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By Miriam Raftery

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January 28, 2021(San Diego) – San Diego County Supervisors yesterday voted 4-1 to have staff bring back a plan within 90 days for reform the County’s policies on marijuana (cannabis), after obtaining input from community planners and other stakeholders.

The plan would create a framework to legalize and regulate sales, manufacturing and farming of cannabis whlie creating jobs in unincorporated areas, also beefing up code compliance to shut down illegal operations. Supervisors are expected to vote on the new regulations by July 1.The proposal was brought forward by Supervisors Nathan Fletcher and Nora Vargas.

Newly elected Supervisor Joel Anderson, aware that the measure had a clear majority for passage, successfully added an amendment to provide $500,000 for aggressive enforcement to shut down illegal pot shops, labs or other unlicensed marijuana facilities – starting immediately, even before any new regulations are adopted.

“I’ve heard the community’s concerns regarding illegal pot shops, and I agree that aggressive enforcement must be implemented,” Anderson stated in a press release. “Today’s Board action is just a framework of what our cannabis ordinances should do, and I am working to ensure that any changes include full transparency and community input.” Anderson also pushed to assure that community planning groups would have an opportunity to weigh in and amended the original resolution expand buffer zones around sensitive uses such as schools, parks, churches and daycare centers.

The proposal also includes a social equity component intended to help communities impacted negatively by the War on Drugs apply for permits, and seeks to create good-paying jobs through labor peace agreements in businesses with 10 or more workers.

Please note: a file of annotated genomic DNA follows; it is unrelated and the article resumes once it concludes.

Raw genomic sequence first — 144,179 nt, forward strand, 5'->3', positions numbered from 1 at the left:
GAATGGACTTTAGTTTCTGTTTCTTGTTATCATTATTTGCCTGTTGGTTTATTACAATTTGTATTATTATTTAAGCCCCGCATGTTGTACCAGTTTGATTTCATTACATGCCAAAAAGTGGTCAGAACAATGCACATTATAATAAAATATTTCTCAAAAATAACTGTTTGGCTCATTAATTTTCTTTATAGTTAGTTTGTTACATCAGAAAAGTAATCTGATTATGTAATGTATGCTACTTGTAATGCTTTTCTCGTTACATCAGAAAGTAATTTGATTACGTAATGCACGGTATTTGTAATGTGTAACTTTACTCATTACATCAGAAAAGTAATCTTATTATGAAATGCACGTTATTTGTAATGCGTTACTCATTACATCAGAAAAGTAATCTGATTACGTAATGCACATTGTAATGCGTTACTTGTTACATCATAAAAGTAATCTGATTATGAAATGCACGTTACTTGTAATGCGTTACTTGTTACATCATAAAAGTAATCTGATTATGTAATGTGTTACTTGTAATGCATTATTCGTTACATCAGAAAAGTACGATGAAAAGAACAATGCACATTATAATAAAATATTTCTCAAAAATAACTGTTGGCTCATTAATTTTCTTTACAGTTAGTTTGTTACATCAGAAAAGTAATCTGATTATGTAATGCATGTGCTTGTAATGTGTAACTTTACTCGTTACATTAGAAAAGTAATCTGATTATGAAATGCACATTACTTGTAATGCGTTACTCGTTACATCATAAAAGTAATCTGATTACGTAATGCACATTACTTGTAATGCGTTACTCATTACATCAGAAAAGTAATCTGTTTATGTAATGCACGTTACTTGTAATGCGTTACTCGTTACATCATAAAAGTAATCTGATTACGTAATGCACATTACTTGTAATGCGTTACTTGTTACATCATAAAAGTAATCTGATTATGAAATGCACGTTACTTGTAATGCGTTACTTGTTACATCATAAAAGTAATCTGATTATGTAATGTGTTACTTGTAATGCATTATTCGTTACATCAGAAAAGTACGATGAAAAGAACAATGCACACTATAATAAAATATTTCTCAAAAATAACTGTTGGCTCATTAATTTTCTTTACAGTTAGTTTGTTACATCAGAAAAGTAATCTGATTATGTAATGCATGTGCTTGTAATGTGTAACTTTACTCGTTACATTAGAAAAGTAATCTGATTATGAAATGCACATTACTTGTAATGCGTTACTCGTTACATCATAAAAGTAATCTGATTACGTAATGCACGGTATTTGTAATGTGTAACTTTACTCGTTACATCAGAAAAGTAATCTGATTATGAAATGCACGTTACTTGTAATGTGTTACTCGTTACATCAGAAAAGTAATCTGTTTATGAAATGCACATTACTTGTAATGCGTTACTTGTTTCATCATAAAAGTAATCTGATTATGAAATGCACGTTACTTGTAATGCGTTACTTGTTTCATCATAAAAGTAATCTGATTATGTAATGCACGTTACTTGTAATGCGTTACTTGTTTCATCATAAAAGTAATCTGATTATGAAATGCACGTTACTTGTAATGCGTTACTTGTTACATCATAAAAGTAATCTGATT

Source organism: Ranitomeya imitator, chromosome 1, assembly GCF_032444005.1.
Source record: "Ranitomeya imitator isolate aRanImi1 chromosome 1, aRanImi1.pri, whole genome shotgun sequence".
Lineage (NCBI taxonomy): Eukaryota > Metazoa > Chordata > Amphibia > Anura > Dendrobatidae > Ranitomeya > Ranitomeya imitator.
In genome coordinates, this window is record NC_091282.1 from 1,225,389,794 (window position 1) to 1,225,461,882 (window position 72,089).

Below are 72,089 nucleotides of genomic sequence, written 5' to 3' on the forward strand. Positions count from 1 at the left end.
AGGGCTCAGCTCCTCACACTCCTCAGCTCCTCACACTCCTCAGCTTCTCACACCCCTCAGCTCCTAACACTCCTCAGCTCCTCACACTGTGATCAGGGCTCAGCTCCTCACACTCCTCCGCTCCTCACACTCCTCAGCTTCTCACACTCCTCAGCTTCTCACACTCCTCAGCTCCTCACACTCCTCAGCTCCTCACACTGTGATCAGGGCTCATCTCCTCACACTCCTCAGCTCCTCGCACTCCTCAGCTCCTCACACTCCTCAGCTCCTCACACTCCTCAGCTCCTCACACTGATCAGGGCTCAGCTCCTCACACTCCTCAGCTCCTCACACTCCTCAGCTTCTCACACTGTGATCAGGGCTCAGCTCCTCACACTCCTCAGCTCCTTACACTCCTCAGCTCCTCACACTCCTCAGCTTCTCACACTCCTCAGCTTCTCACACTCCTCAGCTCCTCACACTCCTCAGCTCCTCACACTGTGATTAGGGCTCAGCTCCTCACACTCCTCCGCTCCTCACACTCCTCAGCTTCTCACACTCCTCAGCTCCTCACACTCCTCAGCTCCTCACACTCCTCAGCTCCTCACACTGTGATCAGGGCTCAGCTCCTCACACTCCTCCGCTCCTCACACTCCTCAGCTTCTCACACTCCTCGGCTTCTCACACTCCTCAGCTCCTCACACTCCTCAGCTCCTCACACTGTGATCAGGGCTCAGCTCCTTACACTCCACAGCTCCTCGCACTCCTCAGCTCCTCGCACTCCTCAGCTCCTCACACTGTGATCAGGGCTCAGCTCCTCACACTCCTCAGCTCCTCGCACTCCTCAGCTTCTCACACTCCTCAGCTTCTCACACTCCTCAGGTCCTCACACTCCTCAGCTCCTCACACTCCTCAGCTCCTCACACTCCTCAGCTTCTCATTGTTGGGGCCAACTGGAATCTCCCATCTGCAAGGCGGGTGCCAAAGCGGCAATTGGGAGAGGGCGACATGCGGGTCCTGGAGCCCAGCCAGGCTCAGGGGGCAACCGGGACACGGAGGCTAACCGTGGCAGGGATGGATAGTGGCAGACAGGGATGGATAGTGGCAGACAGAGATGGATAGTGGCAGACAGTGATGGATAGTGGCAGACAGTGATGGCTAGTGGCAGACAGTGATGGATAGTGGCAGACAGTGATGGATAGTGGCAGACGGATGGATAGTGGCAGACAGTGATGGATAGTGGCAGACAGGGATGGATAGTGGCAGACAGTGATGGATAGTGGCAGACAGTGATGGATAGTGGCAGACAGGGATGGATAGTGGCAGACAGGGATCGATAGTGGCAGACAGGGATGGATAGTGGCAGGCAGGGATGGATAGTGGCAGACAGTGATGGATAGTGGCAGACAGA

Currently, all cannabis businesses are illegal in the county, except for a handful of dispensaries grandfathered in for several years after the prior board legalized sales, then again outlawed such operations.

But while cities such as La Mesa, Lemon Grove and San Diego have provided legal licensing of dispensaries after statewide voters approved legal use of both medical and recreational cannabis, prohibition has resulted in a flourishing black market in the unincorporated areas. Illegal operators have overloaded wiring, caused fires and explosions, led to increased crime, access by minors, and in some cases, sold dangerous adulterated products and narcotics.  

“Unsafe products are being sold in unincorporated areas,” Fletcher said at the hearing. “We want to clean this up and have a good system in place.”

Licensing has largely eliminated such problems, since the state requires testing and inspection of products, strict ID rules for customers are enforced, and video cameras are monitored by law enforcement.  However when taxes have gone too high in some areas, illegal shops have again popped up, showing a fine line needed in a regulatory framework.

Vargas noted that cannabis taxes have the potential to help the county makeup for revenues lost due to the COVID-19 pandemic.